So “collateral tears” must include the tears of countless millions of us who read these numbers and see photos of dead or suffering children and their bereaved parents. Someone said that the mark of a civilized person is the ability to look at a page of numbers and weep. If you can’t weep at these numbers, look in the mirror.

However, this is war. I hate war, and I assume you do too. But if you agree with me that war will not be eliminated soon, the question changes. Is Israel’s war in Gaza outside the range for wars since World War II, as measured by the ratio of civilian to military deaths? No, and it is far lower than the civilian casualties caused by the US and UK in Japan and Germany in that war.

Another measure is the civilian casualties per airstrike, using only airstrikes that caused at least one casualty. Reuters fairly criticized a graph that gave a misleadingly low figure for the Gaza War, and corrected the number to 10.1. For comparison, they offer the following numbers from recent wars: the Battle of Raqqa (2017), 9.8; the Battle of Mosul (2016), 12.0; and the Aleppo Offensive (2017), 21.2. So by this measure as well, Israel’s Gaza offensive is within the range for recent wars.

Nevertheless, our tears must lead us to ask Israel to do better. Since early in the war, international pressure has grown to force it to reduce civilian casualties, or even stop the war. Is Israel responding? My makeshift graph below suggests an answer. Continue reading

Gaza: Hamas Declares War

Last Tuesday I was privileged—or voluntarily burdened, by invitation of the Israel Consul—with the chance to view one of the restricted IDF videos documenting the atrocities of October 7th. This is a compilation of video recordings from bodycams, phone, and dashboard cameras belonging to attackers, victims, and rescuers as well as CCTV from the locations attacked.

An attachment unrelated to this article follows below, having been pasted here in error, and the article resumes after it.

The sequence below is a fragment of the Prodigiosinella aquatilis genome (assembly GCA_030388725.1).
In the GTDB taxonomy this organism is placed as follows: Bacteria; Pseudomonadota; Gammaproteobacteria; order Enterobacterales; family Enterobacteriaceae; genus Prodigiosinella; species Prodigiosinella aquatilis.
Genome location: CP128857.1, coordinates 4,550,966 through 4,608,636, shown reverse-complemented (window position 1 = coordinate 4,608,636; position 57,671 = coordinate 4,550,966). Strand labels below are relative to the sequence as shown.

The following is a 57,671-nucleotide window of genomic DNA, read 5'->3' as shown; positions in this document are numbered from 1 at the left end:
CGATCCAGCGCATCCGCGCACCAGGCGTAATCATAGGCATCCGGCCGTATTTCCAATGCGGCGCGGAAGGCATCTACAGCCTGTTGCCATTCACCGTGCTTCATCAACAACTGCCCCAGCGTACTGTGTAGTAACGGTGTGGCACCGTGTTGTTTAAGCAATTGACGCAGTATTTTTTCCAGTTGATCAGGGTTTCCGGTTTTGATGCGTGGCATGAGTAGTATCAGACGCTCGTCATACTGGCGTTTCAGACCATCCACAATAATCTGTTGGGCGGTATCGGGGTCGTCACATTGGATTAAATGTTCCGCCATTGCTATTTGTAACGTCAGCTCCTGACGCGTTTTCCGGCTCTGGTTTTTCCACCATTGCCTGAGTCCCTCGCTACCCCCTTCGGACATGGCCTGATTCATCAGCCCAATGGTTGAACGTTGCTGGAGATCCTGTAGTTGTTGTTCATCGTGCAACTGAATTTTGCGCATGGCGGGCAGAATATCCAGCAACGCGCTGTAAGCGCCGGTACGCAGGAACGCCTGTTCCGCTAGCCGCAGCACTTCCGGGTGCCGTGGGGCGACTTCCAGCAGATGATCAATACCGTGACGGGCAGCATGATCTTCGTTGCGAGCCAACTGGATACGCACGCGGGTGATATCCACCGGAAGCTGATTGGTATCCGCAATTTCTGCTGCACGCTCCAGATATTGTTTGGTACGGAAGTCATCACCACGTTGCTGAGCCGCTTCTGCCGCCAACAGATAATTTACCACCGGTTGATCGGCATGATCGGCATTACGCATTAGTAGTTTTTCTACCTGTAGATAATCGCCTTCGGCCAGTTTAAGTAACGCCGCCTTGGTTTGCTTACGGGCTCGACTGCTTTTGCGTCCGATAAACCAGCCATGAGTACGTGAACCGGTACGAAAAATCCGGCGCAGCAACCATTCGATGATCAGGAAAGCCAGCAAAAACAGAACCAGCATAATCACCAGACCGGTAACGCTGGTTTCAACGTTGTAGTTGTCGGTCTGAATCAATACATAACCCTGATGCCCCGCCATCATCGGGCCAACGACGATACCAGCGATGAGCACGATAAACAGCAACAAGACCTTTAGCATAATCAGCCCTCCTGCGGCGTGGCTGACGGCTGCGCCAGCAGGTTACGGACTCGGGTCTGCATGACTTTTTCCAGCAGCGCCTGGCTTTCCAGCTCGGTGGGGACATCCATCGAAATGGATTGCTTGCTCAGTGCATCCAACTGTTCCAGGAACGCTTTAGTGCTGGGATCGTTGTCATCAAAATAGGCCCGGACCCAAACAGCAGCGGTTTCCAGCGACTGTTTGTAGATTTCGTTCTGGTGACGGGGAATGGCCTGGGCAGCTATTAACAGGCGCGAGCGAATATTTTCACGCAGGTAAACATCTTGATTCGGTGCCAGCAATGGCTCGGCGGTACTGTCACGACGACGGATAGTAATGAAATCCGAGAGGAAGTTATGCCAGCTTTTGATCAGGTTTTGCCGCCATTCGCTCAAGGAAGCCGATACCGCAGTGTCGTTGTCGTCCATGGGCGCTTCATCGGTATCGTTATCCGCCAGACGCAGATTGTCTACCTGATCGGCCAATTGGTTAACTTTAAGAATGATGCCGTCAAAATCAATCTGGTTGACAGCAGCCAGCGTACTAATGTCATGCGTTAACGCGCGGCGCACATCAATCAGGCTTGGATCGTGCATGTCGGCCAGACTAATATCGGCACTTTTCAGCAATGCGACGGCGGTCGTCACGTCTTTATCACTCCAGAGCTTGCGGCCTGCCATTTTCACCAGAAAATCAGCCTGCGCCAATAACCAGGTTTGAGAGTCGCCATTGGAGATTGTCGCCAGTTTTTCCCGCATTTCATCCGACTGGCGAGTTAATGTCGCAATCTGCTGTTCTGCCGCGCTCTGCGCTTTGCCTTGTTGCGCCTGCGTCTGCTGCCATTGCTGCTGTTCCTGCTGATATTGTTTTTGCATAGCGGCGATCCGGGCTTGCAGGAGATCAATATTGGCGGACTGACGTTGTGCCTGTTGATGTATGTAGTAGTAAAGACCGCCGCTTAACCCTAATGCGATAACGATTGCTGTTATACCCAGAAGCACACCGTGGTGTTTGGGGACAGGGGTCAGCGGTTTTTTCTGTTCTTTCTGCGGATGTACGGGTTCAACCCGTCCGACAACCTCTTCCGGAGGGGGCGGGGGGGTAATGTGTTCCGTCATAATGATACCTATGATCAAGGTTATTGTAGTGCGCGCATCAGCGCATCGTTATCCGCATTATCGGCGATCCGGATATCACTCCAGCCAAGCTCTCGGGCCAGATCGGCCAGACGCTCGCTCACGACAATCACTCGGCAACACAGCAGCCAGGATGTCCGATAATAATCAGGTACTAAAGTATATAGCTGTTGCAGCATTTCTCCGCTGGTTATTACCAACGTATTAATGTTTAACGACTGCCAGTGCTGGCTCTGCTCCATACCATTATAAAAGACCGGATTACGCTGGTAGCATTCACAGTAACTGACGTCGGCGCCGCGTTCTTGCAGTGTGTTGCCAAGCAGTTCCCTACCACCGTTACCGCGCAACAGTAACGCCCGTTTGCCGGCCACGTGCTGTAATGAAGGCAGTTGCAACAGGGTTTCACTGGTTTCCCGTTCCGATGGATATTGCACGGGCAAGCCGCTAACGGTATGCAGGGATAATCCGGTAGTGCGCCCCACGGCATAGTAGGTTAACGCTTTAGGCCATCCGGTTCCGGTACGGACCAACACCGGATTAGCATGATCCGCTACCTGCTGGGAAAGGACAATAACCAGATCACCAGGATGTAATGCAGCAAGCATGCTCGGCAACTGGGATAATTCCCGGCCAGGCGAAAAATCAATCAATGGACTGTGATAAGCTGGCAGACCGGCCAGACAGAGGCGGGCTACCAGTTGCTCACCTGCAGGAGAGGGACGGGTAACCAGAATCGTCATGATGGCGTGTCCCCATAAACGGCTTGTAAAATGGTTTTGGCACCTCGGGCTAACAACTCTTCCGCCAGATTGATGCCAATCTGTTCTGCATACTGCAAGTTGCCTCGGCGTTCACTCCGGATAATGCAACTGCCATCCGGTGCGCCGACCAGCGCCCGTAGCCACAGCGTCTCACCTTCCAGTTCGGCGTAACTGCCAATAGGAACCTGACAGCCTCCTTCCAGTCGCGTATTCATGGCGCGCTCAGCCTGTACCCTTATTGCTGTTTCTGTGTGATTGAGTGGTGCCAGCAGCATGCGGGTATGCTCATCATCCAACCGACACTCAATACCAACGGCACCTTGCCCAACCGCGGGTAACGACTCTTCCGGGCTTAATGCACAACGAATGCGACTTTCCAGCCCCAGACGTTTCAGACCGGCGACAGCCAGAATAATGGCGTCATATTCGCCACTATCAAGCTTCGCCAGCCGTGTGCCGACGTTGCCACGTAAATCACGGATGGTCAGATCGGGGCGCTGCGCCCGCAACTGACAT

As hard as this was to watch, it did not go as far as I expected based on reports by people who saw even worse video, surviving witnesses, and the unfortunately limited postmortem evidence. I will return to some of those. But first I want to describe this video. If you are squeamish, read no further than the next paragraph; even if you are not, you will probably be disturbed.

This is the paragraph anyone can read. What made the greatest impression on me in the video was the joy on the faces of the Hamas attackers as and after they did their atrocities. Because of the way the human brain is wired, the difference between video and verbal description is not as great for atrocities as it is for facial expressions. I had heard many descriptions of atrocities, and seeing them was important, but those facial expressions are seared into my mind—when these young men turned back toward their colleagues’ phones with faces bursting with smiles. Nothing diabolical here. The smiles were big, warm, and bright, conveying the  most spontaneous joy—pride, satisfaction, and triumph, yes—but most vividly, joy. Continue reading

Chanukah Miracles

We had come to New York partly to celebrate the holidays, but mainly try to help with a new grandchild, due officially on December 24th—the second day or third night of Chanukah, as well as Christmas Eve and our son Adam’s birthday—but expected any time. We came up on Sunday the 15th, and a week later, with twelve hours to spare before the first candle, my stepdaughter Logan and daughter-in-law Leah were blessed with their new son Rivers—naharot in Hebrew—at 5:36am, 7lb. 6oz., healthy and strong with a lusty cry.

Within a few hours he was enjoying the bounty of life (I want to say chalav u’d’vash, milk and honey) Continue reading

Is Genocide Now Maladaptive?

David Blumenthal, a good and wise friend who is a Jewish studies professor and a rabbi wrote me recently asking about the former adaptiveness and present maladaptiveness of xenophobia. The operative passage in his letter was, “In the global world, however, survival requires the cooperation of varying and different groups. Humanity, in its groups, cannot survive without the quintessential other. Xenophobia has ceased to be adaptive. So has antisemitism, racism, orientalism, and misogyny.”

I have little trouble agreeing that at some times in the past these behaviors were adaptive for the perpetrators. Continue reading